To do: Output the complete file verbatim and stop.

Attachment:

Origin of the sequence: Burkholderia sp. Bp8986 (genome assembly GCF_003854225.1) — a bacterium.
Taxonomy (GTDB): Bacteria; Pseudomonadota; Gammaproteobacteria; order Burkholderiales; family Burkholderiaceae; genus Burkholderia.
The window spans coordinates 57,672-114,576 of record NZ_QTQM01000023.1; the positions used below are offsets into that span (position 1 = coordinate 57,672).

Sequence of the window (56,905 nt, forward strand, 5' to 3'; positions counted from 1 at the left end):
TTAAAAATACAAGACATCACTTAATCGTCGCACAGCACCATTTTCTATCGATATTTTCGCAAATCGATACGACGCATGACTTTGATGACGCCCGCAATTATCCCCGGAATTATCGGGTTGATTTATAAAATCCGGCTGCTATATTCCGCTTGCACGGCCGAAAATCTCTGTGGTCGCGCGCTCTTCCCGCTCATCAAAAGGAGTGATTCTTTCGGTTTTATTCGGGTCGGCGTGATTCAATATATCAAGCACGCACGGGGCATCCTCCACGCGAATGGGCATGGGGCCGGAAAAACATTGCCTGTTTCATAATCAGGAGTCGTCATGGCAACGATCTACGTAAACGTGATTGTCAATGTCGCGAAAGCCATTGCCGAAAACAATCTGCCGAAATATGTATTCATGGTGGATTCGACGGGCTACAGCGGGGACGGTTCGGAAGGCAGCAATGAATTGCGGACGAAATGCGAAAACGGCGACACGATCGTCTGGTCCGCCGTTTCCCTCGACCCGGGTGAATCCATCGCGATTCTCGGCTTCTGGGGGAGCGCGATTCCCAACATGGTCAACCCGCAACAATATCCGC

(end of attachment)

Origin of the sequence: Burkholderia sp. Bp8986 (genome assembly GCF_003854225.1) — a bacterium.
Taxonomy (GTDB): Bacteria; Pseudomonadota; Gammaproteobacteria; order Burkholderiales; family Burkholderiaceae; genus Burkholderia.
The window spans coordinates 57,672-114,576 of record NZ_QTQM01000023.1; the positions used below are offsets into that span (position 1 = coordinate 57,672).

Sequence of the window (56,905 nt, forward strand, 5' to 3'; positions counted from 1 at the left end):
TTAAAAATACAAGACATCACTTAATCGTCGCACAGCACCATTTTCTATCGATATTTTCGCAAATCGATACGACGCATGACTTTGATGACGCCCGCAATTATCCCCGGAATTATCGGGTTGATTTATAAAATCCGGCTGCTATATTCCGCTTGCACGGCCGAAAATCTCTGTGGTCGCGCGCTCTTCCCGCTCATCAAAAGGAGTGATTCTTTCGGTTTTATTCGGGTCGGCGTGATTCAATATATCAAGCACGCACGGGGCATCCTCCACGCGAATGGGCATGGGGCCGGAAAAACATTGCCTGTTTCATAATCAGGAGTCGTCATGGCAACGATCTACGTAAACGTGATTGTCAATGTCGCGAAAGCCATTGCCGAAAACAATCTGCCGAAATATGTATTCATGGTGGATTCGACGGGCTACAGCGGGGACGGTTCGGAAGGCAGCAATGAATTGCGGACGAAATGCGAAAACGGCGACACGATCGTCTGGTCCGCCGTTTCCCTCGACCCGGGTGAATCCATCGCGATTCTCGGCTTCTGGGGGAGCGCGATTCCCAACATGGTCAACCCGCAACAATATCCGC